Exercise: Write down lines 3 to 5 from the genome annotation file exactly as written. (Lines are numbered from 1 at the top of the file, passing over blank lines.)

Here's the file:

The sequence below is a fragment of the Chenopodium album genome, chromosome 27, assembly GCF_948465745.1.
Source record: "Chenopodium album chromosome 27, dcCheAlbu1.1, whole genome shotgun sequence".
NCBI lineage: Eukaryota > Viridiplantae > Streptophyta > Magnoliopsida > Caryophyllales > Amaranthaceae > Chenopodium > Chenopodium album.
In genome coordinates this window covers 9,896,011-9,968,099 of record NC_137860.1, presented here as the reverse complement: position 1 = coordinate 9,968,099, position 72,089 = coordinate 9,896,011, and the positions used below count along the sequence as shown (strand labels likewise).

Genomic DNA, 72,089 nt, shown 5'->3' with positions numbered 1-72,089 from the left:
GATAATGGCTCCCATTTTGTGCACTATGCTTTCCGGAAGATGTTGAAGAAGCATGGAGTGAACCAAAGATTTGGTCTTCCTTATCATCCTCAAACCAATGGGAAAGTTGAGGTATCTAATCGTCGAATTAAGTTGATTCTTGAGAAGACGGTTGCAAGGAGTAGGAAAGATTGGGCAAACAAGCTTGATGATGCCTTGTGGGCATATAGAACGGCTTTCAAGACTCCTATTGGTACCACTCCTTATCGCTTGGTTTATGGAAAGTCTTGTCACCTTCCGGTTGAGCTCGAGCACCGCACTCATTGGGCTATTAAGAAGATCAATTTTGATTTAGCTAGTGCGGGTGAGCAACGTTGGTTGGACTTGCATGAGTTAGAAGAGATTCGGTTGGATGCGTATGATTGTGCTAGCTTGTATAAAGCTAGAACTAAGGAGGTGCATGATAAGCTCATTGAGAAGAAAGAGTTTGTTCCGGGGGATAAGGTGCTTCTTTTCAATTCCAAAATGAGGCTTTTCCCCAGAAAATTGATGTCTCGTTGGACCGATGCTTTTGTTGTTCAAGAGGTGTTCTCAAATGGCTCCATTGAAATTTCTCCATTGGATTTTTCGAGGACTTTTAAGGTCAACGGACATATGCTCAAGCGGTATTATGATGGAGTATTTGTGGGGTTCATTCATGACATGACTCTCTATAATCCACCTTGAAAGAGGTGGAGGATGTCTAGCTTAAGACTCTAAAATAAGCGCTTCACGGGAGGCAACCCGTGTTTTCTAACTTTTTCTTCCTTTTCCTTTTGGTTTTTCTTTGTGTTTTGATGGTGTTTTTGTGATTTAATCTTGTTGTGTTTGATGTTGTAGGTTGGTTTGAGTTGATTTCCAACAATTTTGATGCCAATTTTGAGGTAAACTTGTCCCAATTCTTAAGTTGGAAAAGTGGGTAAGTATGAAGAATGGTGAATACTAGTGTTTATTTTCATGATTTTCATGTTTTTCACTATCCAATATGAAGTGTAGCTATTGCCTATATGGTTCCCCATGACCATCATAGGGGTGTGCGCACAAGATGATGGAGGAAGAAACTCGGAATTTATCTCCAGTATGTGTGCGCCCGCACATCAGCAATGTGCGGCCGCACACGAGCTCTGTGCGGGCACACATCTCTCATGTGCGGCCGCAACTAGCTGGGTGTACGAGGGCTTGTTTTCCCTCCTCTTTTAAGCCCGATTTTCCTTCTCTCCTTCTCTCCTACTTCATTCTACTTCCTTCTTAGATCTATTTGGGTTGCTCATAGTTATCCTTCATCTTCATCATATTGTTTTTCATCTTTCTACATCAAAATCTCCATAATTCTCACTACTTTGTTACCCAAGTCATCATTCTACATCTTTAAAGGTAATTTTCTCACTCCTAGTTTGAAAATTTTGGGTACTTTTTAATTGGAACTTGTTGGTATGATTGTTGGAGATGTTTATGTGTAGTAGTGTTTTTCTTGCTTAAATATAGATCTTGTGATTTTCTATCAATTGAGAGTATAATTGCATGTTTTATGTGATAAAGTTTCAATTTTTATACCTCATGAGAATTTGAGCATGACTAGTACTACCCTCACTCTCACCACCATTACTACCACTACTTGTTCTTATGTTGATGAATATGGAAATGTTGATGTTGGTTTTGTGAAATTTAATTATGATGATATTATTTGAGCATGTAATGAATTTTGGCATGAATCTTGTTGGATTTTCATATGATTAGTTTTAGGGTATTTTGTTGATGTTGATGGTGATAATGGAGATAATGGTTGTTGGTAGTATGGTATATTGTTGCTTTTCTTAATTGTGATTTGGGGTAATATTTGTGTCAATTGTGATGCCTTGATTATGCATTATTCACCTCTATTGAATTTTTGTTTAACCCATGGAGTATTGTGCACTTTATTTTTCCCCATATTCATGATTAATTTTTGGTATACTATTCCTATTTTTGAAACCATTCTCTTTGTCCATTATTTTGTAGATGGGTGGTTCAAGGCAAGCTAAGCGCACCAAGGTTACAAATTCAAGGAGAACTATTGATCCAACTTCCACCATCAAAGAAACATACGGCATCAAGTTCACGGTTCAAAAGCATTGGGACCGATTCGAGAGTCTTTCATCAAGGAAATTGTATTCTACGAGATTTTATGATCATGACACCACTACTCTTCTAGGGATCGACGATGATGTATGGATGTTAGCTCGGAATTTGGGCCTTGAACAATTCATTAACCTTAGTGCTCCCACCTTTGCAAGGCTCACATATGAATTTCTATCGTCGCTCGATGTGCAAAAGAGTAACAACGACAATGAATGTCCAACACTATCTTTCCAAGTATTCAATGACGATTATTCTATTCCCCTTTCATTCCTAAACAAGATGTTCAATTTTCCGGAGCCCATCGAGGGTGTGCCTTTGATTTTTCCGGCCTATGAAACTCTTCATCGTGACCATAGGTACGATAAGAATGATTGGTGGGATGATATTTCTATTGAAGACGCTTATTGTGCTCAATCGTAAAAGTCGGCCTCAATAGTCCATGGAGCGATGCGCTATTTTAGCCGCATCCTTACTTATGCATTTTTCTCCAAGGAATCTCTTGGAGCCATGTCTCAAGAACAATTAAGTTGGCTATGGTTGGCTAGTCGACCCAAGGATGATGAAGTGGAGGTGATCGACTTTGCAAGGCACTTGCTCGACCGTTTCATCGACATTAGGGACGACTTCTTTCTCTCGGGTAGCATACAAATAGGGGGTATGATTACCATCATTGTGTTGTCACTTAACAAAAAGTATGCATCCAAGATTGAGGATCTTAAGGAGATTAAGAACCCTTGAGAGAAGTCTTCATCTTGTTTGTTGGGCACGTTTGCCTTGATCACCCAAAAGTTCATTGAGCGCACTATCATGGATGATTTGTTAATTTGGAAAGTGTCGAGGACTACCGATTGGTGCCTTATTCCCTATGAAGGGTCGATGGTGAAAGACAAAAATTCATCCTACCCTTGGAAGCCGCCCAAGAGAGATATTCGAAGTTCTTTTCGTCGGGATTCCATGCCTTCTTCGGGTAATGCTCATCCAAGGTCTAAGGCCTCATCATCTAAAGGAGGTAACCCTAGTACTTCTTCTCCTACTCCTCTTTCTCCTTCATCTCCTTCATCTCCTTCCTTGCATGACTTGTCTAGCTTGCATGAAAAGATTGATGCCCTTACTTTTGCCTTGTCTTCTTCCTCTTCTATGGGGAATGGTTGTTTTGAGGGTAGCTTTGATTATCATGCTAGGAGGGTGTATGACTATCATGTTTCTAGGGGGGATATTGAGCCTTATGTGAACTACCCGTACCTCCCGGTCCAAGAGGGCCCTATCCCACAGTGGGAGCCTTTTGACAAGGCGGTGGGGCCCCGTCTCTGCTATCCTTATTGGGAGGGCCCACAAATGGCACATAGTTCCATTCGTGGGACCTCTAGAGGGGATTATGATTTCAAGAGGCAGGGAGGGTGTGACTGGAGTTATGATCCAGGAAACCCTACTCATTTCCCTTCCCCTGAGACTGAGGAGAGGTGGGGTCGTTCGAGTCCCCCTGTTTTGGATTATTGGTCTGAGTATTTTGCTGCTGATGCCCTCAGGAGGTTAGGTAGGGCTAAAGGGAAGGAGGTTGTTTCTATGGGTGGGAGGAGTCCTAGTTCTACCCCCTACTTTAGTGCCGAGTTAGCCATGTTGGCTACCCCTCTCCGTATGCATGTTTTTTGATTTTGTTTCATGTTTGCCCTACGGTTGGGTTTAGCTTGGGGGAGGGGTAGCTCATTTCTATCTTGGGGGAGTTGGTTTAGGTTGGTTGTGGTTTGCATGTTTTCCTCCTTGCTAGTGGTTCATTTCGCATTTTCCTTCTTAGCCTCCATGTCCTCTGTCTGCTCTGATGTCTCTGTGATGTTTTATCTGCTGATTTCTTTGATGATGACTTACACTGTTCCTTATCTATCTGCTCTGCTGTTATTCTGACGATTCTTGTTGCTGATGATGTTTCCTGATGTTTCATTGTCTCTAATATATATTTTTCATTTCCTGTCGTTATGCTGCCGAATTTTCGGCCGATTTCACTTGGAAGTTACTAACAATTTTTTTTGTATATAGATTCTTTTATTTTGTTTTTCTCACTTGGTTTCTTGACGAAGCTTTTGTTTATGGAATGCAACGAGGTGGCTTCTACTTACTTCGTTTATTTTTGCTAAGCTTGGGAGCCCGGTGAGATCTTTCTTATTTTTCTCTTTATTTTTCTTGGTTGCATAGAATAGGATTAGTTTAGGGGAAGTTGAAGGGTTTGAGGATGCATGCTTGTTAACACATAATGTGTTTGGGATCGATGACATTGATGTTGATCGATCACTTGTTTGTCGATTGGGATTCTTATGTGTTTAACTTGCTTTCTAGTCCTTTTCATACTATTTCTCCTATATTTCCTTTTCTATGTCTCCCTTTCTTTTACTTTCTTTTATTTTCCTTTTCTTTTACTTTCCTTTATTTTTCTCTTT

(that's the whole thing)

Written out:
NCBI lineage: Eukaryota > Viridiplantae > Streptophyta > Magnoliopsida > Caryophyllales > Amaranthaceae > Chenopodium > Chenopodium album.
In genome coordinates this window covers 9,896,011-9,968,099 of record NC_137860.1, presented here as the reverse complement: position 1 = coordinate 9,968,099, position 72,089 = coordinate 9,896,011, and the positions used below count along the sequence as shown (strand labels likewise).

Genomic DNA, 72,089 nt, shown 5'->3' with positions numbered 1-72,089 from the left: